Statistical Analysis
Data was analysed using statistical package for social sciences (SPSS Inc., Chicago, Illinois, USA) version 14.0. Data are presented as mean ± SD and proportions as appropriate. In this work, simple random sampling method was used to determine the participants. According to a 95% confidence interval, a 90% power, and a 0.1 sampling error, the maximum required sample size was determined to be 96 patients. The CT-scan was considered as the gold standard and the ultrasonography findings were interpreted accordingly. The sensitivity, specificity, positive predictive value (PPV), negative predictive value (NPV) and diagnostic accuracy were reported with 95% CI.

Results
Participants
During the study period, a total of 190 patients were referred to our Trauma Centre neurosurgery ICU, of whom 80 cases were enrolled. No evidence of metabolic abnormality or intoxication was detected. The study population consisted of 17 (21.3%) female and 63 (78.8%) male patients with mean age of 37.75 ± 18.67 (ranging from 10 to 81) years, and the median age was 31 years. Duration of hospital stay ranged from 1 to 58 days (median was 10 days). Motor vehicle accidents and fall from a significant height (over 20 ft) were two main causes of injury (Table 1).

Table 1. Characteristics of 80 trauma patients who included in the study.

 

Mean ± SD

Age (years)

37.75 ± 18.67

Duration of hospital stay (days)

14.66 ± 13.63

Body Ta (oC)

37.40 ± 0.68

SBPb (mmHg)

124.74 ± 23.97

DBPc (mmHg)

74.93  ± 19.94

HRd (per minute)

92.81 ± 21.51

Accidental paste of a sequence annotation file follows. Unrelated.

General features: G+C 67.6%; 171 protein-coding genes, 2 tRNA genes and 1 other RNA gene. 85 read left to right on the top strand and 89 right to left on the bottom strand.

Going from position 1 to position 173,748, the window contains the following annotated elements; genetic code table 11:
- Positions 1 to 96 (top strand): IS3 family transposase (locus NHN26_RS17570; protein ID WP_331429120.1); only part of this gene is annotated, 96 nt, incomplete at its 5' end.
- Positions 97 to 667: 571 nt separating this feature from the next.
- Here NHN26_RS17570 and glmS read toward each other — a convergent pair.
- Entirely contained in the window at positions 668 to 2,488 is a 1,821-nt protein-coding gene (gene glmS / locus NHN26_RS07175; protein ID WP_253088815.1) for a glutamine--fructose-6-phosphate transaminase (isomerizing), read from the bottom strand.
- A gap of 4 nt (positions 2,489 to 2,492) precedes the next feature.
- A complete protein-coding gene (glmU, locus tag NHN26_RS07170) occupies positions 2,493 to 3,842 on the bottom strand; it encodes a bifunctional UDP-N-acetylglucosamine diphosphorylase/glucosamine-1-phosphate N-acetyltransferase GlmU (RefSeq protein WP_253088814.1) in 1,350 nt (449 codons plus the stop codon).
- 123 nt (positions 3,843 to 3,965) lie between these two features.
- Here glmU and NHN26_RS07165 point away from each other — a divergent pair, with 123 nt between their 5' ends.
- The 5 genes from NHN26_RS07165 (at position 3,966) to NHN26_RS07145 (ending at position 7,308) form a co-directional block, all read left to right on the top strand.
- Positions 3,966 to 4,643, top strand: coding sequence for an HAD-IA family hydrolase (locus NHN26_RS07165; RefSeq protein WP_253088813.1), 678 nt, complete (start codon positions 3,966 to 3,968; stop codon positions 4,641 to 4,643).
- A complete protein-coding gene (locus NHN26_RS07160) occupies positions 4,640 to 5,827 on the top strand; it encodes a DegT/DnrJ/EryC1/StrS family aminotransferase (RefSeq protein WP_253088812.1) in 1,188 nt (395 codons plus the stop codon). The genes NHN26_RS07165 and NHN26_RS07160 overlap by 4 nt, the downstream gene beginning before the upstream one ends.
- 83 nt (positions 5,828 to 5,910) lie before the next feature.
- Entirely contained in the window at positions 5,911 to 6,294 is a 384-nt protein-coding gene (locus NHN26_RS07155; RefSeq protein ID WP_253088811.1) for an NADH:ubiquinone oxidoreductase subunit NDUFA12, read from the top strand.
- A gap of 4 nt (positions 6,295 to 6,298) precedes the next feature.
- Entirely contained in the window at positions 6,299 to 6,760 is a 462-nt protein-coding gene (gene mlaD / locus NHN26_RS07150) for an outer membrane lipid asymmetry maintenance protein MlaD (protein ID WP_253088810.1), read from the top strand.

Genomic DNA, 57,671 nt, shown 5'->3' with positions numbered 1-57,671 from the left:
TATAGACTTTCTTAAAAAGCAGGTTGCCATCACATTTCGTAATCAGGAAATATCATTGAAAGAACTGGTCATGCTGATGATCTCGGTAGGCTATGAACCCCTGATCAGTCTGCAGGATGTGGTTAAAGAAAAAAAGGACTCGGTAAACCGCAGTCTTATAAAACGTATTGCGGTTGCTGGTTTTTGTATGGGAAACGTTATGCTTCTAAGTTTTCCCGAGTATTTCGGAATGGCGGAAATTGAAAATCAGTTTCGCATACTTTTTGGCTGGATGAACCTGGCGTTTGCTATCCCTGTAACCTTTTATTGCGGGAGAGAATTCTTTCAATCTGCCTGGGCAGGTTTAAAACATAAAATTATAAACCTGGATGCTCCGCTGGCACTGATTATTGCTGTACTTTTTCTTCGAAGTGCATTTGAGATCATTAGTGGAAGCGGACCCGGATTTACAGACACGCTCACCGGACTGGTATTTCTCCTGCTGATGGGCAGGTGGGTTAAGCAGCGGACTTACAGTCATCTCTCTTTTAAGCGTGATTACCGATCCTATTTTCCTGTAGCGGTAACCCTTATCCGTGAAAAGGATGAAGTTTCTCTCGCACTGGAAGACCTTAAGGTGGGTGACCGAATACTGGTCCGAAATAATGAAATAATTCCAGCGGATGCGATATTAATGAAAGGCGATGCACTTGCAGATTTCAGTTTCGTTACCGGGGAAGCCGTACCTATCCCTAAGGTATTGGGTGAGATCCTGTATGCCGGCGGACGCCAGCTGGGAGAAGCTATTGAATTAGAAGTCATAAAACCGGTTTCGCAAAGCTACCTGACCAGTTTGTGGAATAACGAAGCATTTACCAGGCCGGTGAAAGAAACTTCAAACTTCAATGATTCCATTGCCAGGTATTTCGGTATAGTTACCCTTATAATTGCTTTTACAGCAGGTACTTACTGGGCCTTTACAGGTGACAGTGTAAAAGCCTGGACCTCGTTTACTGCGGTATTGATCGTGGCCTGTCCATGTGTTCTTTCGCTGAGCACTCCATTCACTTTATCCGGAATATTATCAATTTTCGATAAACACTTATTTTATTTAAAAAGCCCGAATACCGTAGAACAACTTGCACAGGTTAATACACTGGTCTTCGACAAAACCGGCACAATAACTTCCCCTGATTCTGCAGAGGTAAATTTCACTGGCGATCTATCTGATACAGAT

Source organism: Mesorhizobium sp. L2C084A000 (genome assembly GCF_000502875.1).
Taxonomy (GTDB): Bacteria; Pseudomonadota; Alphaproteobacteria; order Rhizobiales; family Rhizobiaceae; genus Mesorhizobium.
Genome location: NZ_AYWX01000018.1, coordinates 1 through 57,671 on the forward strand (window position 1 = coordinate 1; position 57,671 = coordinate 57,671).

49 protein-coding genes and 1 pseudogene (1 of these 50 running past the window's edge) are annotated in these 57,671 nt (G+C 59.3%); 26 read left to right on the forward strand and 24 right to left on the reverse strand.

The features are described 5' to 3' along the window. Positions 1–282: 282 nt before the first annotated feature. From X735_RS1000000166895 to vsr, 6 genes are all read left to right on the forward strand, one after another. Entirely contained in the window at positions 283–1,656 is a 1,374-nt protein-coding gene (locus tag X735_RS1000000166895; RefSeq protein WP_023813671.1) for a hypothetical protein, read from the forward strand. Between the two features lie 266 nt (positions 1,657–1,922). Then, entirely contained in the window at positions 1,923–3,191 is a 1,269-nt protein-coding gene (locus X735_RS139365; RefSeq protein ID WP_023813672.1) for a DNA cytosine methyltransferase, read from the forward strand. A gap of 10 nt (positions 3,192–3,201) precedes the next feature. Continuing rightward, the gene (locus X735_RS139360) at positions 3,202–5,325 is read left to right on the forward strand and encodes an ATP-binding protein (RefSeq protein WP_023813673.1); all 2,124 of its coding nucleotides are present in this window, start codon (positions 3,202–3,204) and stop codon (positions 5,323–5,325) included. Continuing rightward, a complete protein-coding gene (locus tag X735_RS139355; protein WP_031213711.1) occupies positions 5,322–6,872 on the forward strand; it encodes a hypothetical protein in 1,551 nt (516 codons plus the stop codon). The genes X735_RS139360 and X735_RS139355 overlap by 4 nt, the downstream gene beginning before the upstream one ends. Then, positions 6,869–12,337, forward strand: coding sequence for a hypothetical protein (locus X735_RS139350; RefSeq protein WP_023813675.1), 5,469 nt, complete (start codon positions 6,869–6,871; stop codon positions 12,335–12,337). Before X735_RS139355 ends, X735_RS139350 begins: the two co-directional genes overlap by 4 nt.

RRe (per minute)

20.55 ± 10.18

ISSf

7.47 ± 5.65

 

 

aT: temperature; bSBP: systolic blood pressure; cDBP: diastolic blood pressure; dHR: heart rate; eRR: respiratory rate; fISS: injury severity score. These parameters were recorded at the time of hospital arrival.


The included cases were categorized into the following three groups based on their admission GCS: (1) GCS of 13: 37/80 (46.2%) patients; (2) 13 ˃ GCS ≥ 8: 30/80 (37.5%) cases; and (3) 8˃ GCS: 13/80 (16.2%) patients were classified into this group. From the aspect of ISS, the mean value was 7.4 ± 1.8 (ranging from 1 to 29), and the median was 4 (46 patients had an ISS less than 8, ISS of 24 patients was between 8-16, and 10 patients received a score equal or more than 16).

Test Results
The results of the first and the second abdominal US scans and the abdominal CT scans are presented in Table 2. In 4/80 (5%) (95% CI: 0.22% to 9.78%) cases, the CT and the first US studies were negative for any significant finding; however, the second US evaluation was positive for significant intra-abdominal free fluid. The operative assessment of these patients revealed jejunal injury. Missed findings in US studies were presented in Table 3. Data regarding the comparison of contrast-enhanced abdominal CT scan and US studies is summarized in Table 4. According to our results, two-times US assessment had a diagnostic accuracy of 78.75% for detection of intra-abdominal injuries. However, its negative predictive value was 100%.

Table 2. The results of the 1st abdominal US, the 2nd abdominal US, and abdominal CT scans with IV contrast evaluation of BAT patients.

 

Positive

95% CIa

Negative

95% CI

First Abdominal USb

18/80 (22.5%)

13.3% - 31.6%

62/80 (77.5%)

68.3% - 86.6%

Second Abdominal USb

20/80 (25%)

15.5% - 34.4%

60/80 (75%)

65.5% - 84.4%

Contrast-enhanced abdominal CT scan

10/80 (12.5%)

5.2% - 19.7%

70/80 (87.5%)

80.2% - 94.7%

aCI: Confidence Interval; bUS: ultrasonography

Table 3. Missed findings in ultrasonographic studies. These abnormalities were detected by abdominal CT imaging.

Finding